Albertans will soon have a chance to hold their elected officials accountable between elections, if new recall legislation is passed.
The United Conservative government has introduced Bill 52, the Recall Act, which would allow Albertans to initiate a process that could lead to removing and replacing elected officials including MLAs, municipal officials and school trustees during their term.
Premier Jason Kenney says elected officials have a responsibility to Albertans, and Albertans should be able to hold those officials accountable throughout their term, not just at the ballot box. “Albertans have told government for years that they want a greater say in the democratic process, and this legislation will help give them that voice.”
Some critics to this proposed legislation argue this does nothing but protect the government and aims to more-so target elected municipal and school board officials across Alberta.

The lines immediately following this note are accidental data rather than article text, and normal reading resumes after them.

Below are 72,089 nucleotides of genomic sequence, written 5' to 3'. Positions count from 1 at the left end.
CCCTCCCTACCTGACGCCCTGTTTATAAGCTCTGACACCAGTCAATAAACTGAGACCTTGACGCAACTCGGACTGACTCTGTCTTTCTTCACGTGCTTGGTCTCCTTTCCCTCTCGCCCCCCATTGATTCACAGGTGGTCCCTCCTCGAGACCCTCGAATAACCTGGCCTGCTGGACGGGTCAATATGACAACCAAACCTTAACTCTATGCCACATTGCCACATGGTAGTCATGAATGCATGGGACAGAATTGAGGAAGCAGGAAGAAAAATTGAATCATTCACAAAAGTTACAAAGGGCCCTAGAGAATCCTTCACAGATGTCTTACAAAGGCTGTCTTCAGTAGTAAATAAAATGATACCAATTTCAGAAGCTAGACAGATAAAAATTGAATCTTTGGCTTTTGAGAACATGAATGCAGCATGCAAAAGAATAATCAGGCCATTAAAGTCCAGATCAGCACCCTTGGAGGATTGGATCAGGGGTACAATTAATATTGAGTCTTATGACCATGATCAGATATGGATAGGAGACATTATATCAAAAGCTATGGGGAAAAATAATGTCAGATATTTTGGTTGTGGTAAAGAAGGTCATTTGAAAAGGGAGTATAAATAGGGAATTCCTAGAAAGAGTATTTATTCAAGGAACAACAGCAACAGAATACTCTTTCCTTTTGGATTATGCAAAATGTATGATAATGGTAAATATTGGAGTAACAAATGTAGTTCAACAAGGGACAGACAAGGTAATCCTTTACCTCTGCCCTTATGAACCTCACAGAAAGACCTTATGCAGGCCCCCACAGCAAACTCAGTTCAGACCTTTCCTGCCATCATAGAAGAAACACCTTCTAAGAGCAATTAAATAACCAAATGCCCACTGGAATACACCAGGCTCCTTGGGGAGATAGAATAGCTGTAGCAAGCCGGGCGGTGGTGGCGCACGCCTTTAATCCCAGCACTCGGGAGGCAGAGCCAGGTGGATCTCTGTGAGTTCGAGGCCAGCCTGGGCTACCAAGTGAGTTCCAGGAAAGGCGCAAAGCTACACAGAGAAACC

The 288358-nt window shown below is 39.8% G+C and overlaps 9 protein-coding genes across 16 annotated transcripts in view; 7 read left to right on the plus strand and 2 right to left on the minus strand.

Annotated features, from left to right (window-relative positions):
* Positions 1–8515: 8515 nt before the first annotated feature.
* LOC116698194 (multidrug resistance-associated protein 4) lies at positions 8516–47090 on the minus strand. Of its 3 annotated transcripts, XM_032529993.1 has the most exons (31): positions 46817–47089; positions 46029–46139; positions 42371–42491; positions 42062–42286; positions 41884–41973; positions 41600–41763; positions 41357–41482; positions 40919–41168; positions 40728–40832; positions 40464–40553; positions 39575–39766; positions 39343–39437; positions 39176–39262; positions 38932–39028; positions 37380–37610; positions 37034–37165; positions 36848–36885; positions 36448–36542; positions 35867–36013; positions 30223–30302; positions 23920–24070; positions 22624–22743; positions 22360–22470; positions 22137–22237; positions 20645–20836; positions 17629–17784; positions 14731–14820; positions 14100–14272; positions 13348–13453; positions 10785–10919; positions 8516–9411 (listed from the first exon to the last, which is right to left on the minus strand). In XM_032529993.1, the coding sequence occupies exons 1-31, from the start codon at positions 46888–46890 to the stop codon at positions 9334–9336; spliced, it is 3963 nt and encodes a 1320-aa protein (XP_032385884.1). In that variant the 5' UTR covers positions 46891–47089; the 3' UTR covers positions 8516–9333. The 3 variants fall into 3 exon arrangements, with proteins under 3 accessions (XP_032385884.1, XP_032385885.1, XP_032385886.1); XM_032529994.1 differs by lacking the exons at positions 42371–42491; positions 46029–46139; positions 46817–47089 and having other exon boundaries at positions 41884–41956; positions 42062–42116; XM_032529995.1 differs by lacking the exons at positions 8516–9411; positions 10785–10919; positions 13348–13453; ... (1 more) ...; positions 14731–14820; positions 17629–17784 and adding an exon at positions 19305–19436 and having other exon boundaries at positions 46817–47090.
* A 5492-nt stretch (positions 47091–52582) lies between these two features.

In a news release issued Monday afternoon, the government states recall of an elected official becomes an option 18 months after the respective provincial, municipal or school board election. An eligible Albertan could begin the process to have their MLA recalled by applying to the chief electoral officer. In the case of municipal officials, an Albertan would need to notify the chief administrative officer of the municipality.
The Albertan would then have 60 days to gather signatures from 40% of eligible voters in their constituency for MLAs. For elected municipal officials, the Albertan would need signatures from electors that represent 40% of the population in the municipality or ward.
If the recall petition is successful, the voters in that MLA’s constituency would then vote to determine if they should be recalled. If the vote is successful, the MLA would be removed, and then a by-election would be held to choose a new representative.
(With files from Government of Alberta news release).
Written by Pat Siedlecki, MyLethbridgeNow.com